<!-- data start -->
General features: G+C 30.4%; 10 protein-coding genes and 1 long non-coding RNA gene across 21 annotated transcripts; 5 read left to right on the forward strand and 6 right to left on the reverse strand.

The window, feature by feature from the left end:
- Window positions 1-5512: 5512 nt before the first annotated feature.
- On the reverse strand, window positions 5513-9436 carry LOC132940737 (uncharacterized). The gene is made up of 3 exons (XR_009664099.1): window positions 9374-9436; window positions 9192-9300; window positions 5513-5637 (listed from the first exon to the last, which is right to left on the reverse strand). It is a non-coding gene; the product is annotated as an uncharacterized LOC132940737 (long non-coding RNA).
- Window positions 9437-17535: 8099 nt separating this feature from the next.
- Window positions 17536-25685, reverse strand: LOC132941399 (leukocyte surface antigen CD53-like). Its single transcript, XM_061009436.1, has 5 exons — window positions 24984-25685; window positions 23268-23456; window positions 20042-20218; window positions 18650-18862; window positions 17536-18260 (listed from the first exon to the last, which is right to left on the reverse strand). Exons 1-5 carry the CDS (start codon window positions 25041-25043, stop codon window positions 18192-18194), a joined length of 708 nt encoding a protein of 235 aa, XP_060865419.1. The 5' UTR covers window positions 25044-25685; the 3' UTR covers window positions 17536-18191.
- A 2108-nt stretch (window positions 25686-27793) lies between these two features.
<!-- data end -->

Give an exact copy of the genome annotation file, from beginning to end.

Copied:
General features: G+C 30.4%; 10 protein-coding genes and 1 long non-coding RNA gene across 21 annotated transcripts; 5 read left to right on the forward strand and 6 right to left on the reverse strand.

The window, feature by feature from the left end:
- Window positions 1-5512: 5512 nt before the first annotated feature.
- On the reverse strand, window positions 5513-9436 carry LOC132940737 (uncharacterized). The gene is made up of 3 exons (XR_009664099.1): window positions 9374-9436; window positions 9192-9300; window positions 5513-5637 (listed from the first exon to the last, which is right to left on the reverse strand). It is a non-coding gene; the product is annotated as an uncharacterized LOC132940737 (long non-coding RNA).
- Window positions 9437-17535: 8099 nt separating this feature from the next.
- Window positions 17536-25685, reverse strand: LOC132941399 (leukocyte surface antigen CD53-like). Its single transcript, XM_061009436.1, has 5 exons — window positions 24984-25685; window positions 23268-23456; window positions 20042-20218; window positions 18650-18862; window positions 17536-18260 (listed from the first exon to the last, which is right to left on the reverse strand). Exons 1-5 carry the CDS (start codon window positions 25041-25043, stop codon window positions 18192-18194), a joined length of 708 nt encoding a protein of 235 aa, XP_060865419.1. The 5' UTR covers window positions 25044-25685; the 3' UTR covers window positions 17536-18191.
- A 2108-nt stretch (window positions 25686-27793) lies between these two features.